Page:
Business 2.0

Values-based branding

A lot of the work we do at Zumio focuses on achieving clarity of brand and business objectives. One of the phrases that’s popping up in my conversations is “values-based branding” and I wanted to just drop a short note here expanding a little more about what I mean by that.

To me, this phrase has a dual meaning. The first: in order to deliver a great experience to the people you are serving, you need to be clear about the type of experience you are are trying to create – not just in terms of the detail (i.e. what you do), but the overall feeling that you are intending people to experience when they interact with your organisation.

The second aspect can be summarised by this cartoon by Hugh Macleod (inspired the Hughtrain manifesto):

The market for something to believe in is infinite (Hugh Macleod)

Instilling a deeper purpose and mission when conceiving the brand (and I’m talking about more than lip service here – I mean truly engendering the values across an organisation through action, and not just “tacked on” as an afterthought) can have a big impact. First inside, then outside an organisation.

This is related to the concept of “thick” value that I mentioned the other day in reference to Umair Haque’s post.

I’m not saying you have to have a “save the world” clause in your brand values (although if you can authentically embed such a mission, all power to you). Just some sense of a deeper purpose that people can draw on and rally around when they need that extra inspiration to deliver a great experience.

Business 2.0

Apple’s cult(ure) of design

I was thinking this morning about all of the hype surrounding the release of the iPad in the US and iPhone OS 4.0 beta from Apple. I agree with many commentators that it’s over the top, and that it would be great if some of that energy was channeled to more positive outcomes.

I’m not sure why this is, but I’m impressed by how Apple inspires so much creativity in others. This is despite Apple playing catch-up (with the iPhone OS 4.0) to many other mobile manufacturers. And how disproportionate the emphasis from developers is on developing sites and applications for the platform (given marketshare), despite the well documented issues with the walled garden approach from Apple.

I think this is a reflection of the “experience-driven organisation”, as Jesse James Garrett calls it, that Apple has cultivated. This culture of design inside the organisation expands beyond it’s boundaries, inspiring those outside the organisation to contribute to it. And it’s not just developers – I think this resonates with many customers. They too want to be part of this culture.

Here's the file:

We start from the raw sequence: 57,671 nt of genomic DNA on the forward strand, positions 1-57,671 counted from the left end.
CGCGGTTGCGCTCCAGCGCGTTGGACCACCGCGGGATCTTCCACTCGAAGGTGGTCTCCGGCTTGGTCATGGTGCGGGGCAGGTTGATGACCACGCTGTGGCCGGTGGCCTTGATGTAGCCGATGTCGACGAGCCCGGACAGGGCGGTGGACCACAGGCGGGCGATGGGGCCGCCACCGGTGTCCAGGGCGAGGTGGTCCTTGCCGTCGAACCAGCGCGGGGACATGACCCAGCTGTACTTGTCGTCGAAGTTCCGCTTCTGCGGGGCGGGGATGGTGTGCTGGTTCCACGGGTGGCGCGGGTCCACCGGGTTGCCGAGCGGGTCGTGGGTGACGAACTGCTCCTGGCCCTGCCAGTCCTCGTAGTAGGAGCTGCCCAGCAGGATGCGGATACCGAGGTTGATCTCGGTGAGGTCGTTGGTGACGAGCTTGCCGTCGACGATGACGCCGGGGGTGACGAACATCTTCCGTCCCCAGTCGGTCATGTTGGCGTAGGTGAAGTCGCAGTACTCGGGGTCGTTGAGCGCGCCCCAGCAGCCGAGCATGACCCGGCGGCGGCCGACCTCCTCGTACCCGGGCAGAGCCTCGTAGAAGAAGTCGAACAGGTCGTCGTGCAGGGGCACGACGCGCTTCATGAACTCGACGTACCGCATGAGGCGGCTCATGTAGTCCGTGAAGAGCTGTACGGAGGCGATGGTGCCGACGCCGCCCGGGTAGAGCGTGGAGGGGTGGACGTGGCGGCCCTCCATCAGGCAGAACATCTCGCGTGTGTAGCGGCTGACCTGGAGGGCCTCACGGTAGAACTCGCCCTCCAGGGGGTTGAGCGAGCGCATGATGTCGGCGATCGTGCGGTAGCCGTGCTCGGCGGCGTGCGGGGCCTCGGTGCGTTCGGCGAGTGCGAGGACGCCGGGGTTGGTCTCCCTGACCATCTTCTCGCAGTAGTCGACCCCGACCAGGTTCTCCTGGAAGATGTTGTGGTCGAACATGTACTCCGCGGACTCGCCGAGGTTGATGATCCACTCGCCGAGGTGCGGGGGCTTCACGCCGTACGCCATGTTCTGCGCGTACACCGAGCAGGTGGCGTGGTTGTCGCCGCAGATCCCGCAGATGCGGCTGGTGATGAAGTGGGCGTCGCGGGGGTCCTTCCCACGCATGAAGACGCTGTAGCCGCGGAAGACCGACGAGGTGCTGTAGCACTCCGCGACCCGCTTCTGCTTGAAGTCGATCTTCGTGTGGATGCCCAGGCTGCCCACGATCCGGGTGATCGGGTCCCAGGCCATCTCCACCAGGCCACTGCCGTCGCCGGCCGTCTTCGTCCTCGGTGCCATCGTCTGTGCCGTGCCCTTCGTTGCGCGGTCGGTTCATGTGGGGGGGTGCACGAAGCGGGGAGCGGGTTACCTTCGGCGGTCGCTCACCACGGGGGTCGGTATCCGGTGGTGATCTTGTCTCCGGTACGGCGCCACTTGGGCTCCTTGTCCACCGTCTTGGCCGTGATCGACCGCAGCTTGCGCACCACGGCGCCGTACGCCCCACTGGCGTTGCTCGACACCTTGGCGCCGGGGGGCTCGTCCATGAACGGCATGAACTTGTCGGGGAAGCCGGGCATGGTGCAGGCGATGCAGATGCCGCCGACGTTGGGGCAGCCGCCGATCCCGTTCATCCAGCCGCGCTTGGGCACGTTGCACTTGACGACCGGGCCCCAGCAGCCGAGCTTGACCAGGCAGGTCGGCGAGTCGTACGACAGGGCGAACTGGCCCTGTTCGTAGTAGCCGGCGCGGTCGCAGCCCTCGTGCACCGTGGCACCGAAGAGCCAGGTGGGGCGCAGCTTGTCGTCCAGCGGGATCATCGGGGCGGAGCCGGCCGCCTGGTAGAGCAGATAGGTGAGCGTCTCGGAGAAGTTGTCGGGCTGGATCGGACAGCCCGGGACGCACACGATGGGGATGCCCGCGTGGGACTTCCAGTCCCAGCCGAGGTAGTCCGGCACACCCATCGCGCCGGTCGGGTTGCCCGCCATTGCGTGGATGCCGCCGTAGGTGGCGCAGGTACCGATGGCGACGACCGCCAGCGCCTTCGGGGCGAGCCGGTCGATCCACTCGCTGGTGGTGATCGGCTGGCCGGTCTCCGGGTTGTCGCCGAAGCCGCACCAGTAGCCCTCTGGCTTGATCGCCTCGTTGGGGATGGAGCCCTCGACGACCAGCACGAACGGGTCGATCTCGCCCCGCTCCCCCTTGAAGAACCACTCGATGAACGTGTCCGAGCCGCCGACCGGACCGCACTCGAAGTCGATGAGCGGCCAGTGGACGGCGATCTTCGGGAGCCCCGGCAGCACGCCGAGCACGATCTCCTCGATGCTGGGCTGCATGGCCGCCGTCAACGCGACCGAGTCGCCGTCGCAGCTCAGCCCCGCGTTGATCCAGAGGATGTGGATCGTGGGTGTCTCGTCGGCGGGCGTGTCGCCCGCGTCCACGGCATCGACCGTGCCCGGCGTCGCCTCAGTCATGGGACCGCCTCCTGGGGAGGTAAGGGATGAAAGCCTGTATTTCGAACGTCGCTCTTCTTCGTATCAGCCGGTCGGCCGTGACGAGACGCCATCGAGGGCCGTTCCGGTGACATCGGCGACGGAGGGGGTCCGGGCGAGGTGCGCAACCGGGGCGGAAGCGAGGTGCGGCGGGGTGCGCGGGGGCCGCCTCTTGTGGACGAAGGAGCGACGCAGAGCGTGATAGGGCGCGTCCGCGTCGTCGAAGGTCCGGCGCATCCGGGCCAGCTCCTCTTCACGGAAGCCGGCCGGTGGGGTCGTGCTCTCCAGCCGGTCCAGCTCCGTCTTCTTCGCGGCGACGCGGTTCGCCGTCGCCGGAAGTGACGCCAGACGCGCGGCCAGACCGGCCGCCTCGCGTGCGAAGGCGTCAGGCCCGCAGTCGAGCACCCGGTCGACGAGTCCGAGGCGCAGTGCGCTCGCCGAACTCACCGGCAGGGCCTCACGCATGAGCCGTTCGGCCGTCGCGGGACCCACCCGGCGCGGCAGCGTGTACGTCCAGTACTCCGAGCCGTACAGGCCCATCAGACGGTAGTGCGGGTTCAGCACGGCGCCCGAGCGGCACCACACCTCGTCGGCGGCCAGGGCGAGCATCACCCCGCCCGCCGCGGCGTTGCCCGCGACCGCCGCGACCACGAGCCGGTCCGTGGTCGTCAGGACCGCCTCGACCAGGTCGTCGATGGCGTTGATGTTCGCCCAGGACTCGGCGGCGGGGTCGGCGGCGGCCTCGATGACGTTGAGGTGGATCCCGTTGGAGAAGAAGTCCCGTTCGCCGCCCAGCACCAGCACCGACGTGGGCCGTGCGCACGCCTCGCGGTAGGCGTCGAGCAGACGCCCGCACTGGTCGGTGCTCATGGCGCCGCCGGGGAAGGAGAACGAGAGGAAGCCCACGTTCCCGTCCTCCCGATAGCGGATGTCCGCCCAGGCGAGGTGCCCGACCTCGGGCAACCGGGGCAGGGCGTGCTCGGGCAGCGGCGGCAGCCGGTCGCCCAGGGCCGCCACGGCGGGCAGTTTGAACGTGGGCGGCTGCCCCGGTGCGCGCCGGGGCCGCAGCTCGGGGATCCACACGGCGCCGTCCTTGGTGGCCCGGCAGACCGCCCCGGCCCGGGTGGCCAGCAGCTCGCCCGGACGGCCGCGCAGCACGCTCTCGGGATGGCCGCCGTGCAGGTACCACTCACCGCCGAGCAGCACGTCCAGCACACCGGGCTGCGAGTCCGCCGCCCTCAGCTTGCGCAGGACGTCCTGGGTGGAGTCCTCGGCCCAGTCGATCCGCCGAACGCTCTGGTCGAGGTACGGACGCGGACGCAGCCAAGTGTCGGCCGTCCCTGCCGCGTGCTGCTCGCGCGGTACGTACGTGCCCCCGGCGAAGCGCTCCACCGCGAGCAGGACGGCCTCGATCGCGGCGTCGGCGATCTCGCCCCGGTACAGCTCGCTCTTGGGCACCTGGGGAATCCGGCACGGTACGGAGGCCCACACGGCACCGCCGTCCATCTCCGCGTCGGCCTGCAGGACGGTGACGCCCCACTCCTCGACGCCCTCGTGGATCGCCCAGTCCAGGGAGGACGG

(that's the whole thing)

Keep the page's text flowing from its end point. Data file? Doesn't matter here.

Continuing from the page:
It’s a positive feedback loop. And this, I think, is one of the key drivers of Apple’s success, and some degree of the hype…

Business 2.0, Social media & networking

Building in meaning

Umair Haque’s post From Social Media to Social Strategy in the Harvard Business review (hat-tip: Michelle Williams) resonated with me, as I’ve been thinking along similar lines about building a more robust definition of “value” in a business context, beyond the financial bottom line:

… from Wall Street to Detroit to Big Pharma to Big Food to Big Energy. Our research suggests that 95% of organizations are unable to offer socially useful stuff that creates meaningful value for people, communities, and tomorrow’s generations.

Yet, most “social media” strategies have one or more of three goals: to “push product,” “build buzz,” or “engage consumers.” None of these lives up to the Internet’s promise of meaning. They’re just slightly cleverer ways to sell more of the same old junk. But the great challenge of the 21st century is making stuff radically better in the first place — stuff that creates what I’ve been calling thicker value.

I like the idea of “thicker” value – and I’ve also been wrestling with finding the right language to describe this concept. He goes on to say “Organizations don’t need ‘social media’ strategies. They need social strategies: strategies that turn antisocial behavior on its head to maximize meaning.”

This idea of “anti-social behaviour” is an interesting perspective on business attitudes and approaches. But that’s just a taste – the rest of Umair’s post is well worth the read also. Check it out…